“The Word of God cannot not chained” (2 Timothy 2.9).  These are some of the most profound and powerful words in all of Scripture.  As we look at what 2 Timothy has to say about being the church, we see today about the power of the Word of God, and how its unfettered nature sets us free in a few ways.  Based on 2 Timothy 2.1-14, have a listen here:

Also, you can review the video feed on Facebook (which, happily, worked today) https://www.facebook.com/plugins/video.php?href=https%3A%2F%2Fwww.facebook.com%2Fjeff.loach%2Fvideos%2F10211325394507772%2F&show_text=0&width=560” target=”_blank”>here.

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Dealing with my own irrational fear!

Well, here it is, only the second Friday of the new year, and already it’s Friday the 13th.  I’m amazed that this still proves problematic for some people, even people who believe in God.  But I’d better not point fingers at anybody but myself.  Let me tell you why.

There were two particularly unfortunate incidents that occurred for me in 2016:  I had a gallbladder attack, and we were hauled in for a minor interrogation at the US border.  Thankfully, these did not both occur on the same day.

However, they had one thing in common:  on neither of those days did I shave my neck.  Sounds stupid, doesn’t it?  I mean, any guy who wears a beard will have occasional days (maybe more than occasional days) when he doesn’t shave his neck.  But I will admit, to my shame, that I have not failed to shave my neck once since the second of those two events occurred.  Not.  Once.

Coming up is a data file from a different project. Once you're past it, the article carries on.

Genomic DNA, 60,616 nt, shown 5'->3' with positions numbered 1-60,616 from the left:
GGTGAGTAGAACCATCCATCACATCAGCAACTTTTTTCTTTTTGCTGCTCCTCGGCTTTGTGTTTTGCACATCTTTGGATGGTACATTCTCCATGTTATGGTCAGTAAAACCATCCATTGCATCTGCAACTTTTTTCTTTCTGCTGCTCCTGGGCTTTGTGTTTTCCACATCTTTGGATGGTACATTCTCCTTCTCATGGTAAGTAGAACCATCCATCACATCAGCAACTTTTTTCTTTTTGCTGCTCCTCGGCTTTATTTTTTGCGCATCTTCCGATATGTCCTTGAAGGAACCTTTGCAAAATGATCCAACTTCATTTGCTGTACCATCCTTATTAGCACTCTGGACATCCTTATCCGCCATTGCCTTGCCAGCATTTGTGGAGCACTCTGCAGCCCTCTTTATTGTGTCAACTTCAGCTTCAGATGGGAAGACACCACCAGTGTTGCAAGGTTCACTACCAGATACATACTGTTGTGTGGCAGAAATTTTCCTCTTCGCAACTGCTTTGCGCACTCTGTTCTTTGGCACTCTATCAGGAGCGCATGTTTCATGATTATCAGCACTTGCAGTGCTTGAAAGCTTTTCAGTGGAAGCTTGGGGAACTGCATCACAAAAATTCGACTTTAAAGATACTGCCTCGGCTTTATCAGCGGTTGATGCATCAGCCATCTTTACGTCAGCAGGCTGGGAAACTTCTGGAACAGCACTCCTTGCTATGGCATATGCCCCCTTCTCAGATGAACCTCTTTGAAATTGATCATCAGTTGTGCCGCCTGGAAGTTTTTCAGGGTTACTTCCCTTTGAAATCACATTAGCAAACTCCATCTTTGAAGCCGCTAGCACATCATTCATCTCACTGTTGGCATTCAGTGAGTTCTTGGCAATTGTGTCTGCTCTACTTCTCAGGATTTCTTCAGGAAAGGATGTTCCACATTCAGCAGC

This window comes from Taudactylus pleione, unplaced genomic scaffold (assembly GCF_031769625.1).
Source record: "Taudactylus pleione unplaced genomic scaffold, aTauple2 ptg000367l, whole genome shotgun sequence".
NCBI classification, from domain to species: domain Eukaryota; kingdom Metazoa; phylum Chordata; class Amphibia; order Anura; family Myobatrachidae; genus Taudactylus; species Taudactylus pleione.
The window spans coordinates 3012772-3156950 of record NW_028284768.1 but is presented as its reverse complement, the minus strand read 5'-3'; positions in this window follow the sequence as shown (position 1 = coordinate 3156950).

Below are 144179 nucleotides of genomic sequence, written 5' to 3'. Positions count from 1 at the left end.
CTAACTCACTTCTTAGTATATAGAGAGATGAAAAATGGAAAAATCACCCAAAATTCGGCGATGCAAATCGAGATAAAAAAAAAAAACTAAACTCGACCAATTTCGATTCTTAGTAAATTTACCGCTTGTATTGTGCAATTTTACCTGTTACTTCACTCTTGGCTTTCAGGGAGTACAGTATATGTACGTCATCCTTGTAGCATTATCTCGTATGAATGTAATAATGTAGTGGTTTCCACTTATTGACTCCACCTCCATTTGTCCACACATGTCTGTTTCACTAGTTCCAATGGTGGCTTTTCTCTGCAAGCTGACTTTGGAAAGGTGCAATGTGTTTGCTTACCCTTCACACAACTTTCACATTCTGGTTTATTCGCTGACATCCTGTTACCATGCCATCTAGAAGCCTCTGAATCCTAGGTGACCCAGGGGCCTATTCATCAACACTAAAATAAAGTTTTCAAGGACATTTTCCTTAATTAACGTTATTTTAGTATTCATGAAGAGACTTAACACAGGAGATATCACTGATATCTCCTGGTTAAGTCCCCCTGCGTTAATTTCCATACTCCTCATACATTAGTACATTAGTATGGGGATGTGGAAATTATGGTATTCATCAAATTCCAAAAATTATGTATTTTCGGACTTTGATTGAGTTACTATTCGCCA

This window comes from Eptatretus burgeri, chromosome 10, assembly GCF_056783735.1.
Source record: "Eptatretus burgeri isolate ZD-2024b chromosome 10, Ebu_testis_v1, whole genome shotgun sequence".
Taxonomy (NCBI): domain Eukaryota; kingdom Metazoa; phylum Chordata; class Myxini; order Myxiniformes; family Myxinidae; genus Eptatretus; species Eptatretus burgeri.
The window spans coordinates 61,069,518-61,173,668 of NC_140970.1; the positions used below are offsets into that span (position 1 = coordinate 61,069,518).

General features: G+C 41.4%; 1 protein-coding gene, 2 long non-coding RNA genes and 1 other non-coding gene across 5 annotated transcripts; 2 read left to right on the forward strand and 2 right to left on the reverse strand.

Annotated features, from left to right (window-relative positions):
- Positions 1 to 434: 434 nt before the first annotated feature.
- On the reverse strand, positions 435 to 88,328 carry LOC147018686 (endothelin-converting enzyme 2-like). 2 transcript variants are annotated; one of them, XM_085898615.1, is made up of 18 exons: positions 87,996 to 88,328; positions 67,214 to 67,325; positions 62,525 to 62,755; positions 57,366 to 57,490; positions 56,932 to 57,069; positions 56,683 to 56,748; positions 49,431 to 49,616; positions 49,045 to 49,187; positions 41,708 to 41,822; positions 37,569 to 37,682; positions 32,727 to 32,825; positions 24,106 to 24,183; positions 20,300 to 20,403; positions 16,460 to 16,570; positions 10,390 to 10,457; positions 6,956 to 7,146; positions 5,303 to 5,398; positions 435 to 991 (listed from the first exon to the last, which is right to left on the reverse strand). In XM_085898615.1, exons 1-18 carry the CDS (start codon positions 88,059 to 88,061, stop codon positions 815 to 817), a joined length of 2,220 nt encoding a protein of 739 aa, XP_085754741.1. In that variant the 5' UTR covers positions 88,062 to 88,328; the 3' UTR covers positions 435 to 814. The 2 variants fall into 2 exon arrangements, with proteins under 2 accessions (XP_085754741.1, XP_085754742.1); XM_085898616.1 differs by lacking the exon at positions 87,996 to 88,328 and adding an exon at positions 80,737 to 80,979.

And I completely understand the irrationality of that…let’s name it for what it is…fear.

I’m no better than the person who wears the same sweater every time his favourite hockey team plays, or the person who refuses to walk under a ladder…or who is hung up on Friday the 13th.

Maybe, just this once, writing Encouragement From the Word will be therapeutic for me, because by admitting it for everyone to see, I know I need to break the trend.  One day of an unshaven neck is not that uncomfortable – though perhaps there is something in my genes, for I have never in my life seen my father unshaven!  (Of course, that didn’t keep me from growing a beard as soon as my hormones would allow!)

I can’t do it tomorrow, because I have a visit to make; I can’t do it Sunday, because it’s Sunday; but maybe on Monday, I will let the razor take a rest…just to prove the irrationality of this fear.

Why is it so irrational?  Because we serve the God of the universe, the one who flung stars into space and gave Bach the inspiration to write the Prelude and Fugue in E-flat major.  This God we serve is sovereign; it’s the only way he can be God.  And this God has told us, flat out, in his Word:  “For God has not given us a spirit of fear and timidity, but of power, love, and self-discipline” (2 Timothy 1.7, NLT).

If you see me next week, hold me to account.  I need to practise what I preach.  Hopefully, you will, too!

Biblical Messages, Uncategorized

CAROLS BEHIND THE CURTAIN: Joy to the world!

On this Christmas Day, we celebrate the joy that Jesus brings to us.  Isaac Watts’ familiar carol, “Joy to the world”, was never intended as a Christmas carol, but as a paraphrase of Psalm 98.  Either way, it extols the Lord Jesus, as we learned in today’s message, based on Titus 2.11-14.